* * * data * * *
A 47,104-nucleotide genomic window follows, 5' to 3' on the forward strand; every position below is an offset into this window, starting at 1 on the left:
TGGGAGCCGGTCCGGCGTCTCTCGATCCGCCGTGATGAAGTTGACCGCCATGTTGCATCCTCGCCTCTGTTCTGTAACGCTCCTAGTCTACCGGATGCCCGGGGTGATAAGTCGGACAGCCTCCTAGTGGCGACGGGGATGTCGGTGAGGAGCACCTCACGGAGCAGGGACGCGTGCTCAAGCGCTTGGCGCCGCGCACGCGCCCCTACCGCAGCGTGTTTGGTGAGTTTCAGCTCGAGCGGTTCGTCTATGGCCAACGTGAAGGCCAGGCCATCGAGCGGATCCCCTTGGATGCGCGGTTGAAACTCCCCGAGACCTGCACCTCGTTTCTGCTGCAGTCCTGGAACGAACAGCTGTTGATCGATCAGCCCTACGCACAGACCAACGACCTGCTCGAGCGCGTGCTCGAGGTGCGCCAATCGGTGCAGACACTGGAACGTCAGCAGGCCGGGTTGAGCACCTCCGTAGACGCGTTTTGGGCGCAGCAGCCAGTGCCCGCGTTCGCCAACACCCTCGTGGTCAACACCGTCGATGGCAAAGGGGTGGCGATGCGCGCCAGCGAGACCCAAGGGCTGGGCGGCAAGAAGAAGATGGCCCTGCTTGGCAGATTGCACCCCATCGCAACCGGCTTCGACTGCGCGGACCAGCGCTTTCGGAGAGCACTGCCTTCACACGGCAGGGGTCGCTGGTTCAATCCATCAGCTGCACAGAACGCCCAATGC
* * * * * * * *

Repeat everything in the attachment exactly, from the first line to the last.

A 47,104-nucleotide genomic window follows, 5' to 3' on the forward strand; every position below is an offset into this window, starting at 1 on the left:
TGGGAGCCGGTCCGGCGTCTCTCGATCCGCCGTGATGAAGTTGACCGCCATGTTGCATCCTCGCCTCTGTTCTGTAACGCTCCTAGTCTACCGGATGCCCGGGGTGATAAGTCGGACAGCCTCCTAGTGGCGACGGGGATGTCGGTGAGGAGCACCTCACGGAGCAGGGACGCGTGCTCAAGCGCTTGGCGCCGCGCACGCGCCCCTACCGCAGCGTGTTTGGTGAGTTTCAGCTCGAGCGGTTCGTCTATGGCCAACGTGAAGGCCAGGCCATCGAGCGGATCCCCTTGGATGCGCGGTTGAAACTCCCCGAGACCTGCACCTCGTTTCTGCTGCAGTCCTGGAACGAACAGCTGTTGATCGATCAGCCCTACGCACAGACCAACGACCTGCTCGAGCGCGTGCTCGAGGTGCGCCAATCGGTGCAGACACTGGAACGTCAGCAGGCCGGGTTGAGCACCTCCGTAGACGCGTTTTGGGCGCAGCAGCCAGTGCCCGCGTTCGCCAACACCCTCGTGGTCAACACCGTCGATGGCAAAGGGGTGGCGATGCGCGCCAGCGAGACCCAAGGGCTGGGCGGCAAGAAGAAGATGGCCCTGCTTGGCAGATTGCACCCCATCGCAACCGGCTTCGACTGCGCGGACCAGCGCTTTCGGAGAGCACTGCCTTCACACGGCAGGGGTCGCTGGTTCAATCCATCAGCTGCACAGAACGCCCAATGC